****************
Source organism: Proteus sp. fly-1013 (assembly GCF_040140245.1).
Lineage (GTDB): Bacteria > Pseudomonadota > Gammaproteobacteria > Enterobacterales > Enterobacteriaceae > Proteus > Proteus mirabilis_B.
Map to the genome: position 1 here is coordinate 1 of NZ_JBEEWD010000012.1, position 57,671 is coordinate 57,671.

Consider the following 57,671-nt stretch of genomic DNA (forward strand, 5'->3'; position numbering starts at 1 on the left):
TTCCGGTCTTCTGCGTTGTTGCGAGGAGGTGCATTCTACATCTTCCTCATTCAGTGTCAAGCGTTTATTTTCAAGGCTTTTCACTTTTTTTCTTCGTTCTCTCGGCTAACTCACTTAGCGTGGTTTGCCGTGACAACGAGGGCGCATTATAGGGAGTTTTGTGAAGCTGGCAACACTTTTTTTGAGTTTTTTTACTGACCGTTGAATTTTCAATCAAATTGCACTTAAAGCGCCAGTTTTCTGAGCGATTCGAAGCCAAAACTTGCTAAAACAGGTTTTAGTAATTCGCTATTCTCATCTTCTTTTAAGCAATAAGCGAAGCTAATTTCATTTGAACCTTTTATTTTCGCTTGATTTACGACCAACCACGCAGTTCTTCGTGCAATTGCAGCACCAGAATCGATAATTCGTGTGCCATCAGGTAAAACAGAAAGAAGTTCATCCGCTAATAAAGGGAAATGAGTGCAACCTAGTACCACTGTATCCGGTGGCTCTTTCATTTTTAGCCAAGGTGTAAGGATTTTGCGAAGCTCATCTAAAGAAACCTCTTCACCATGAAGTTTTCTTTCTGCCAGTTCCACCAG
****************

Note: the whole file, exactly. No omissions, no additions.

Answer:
Source organism: Proteus sp. fly-1013 (assembly GCF_040140245.1).
Lineage (GTDB): Bacteria > Pseudomonadota > Gammaproteobacteria > Enterobacterales > Enterobacteriaceae > Proteus > Proteus mirabilis_B.
Map to the genome: position 1 here is coordinate 1 of NZ_JBEEWD010000012.1, position 57,671 is coordinate 57,671.

Consider the following 57,671-nt stretch of genomic DNA (forward strand, 5'->3'; position numbering starts at 1 on the left):
TTCCGGTCTTCTGCGTTGTTGCGAGGAGGTGCATTCTACATCTTCCTCATTCAGTGTCAAGCGTTTATTTTCAAGGCTTTTCACTTTTTTTCTTCGTTCTCTCGGCTAACTCACTTAGCGTGGTTTGCCGTGACAACGAGGGCGCATTATAGGGAGTTTTGTGAAGCTGGCAACACTTTTTTTGAGTTTTTTTACTGACCGTTGAATTTTCAATCAAATTGCACTTAAAGCGCCAGTTTTCTGAGCGATTCGAAGCCAAAACTTGCTAAAACAGGTTTTAGTAATTCGCTATTCTCATCTTCTTTTAAGCAATAAGCGAAGCTAATTTCATTTGAACCTTTTATTTTCGCTTGATTTACGACCAACCACGCAGTTCTTCGTGCAATTGCAGCACCAGAATCGATAATTCGTGTGCCATCAGGTAAAACAGAAAGAAGTTCATCCGCTAATAAAGGGAAATGAGTGCAACCTAGTACCACTGTATCCGGTGGCTCTTTCATTTTTAGCCAAGGTGTAAGGATTTTGCGAAGCTCATCTAAAGAAACCTCTTCACCATGAAGTTTTCTTTCTGCCAGTTCCACCAG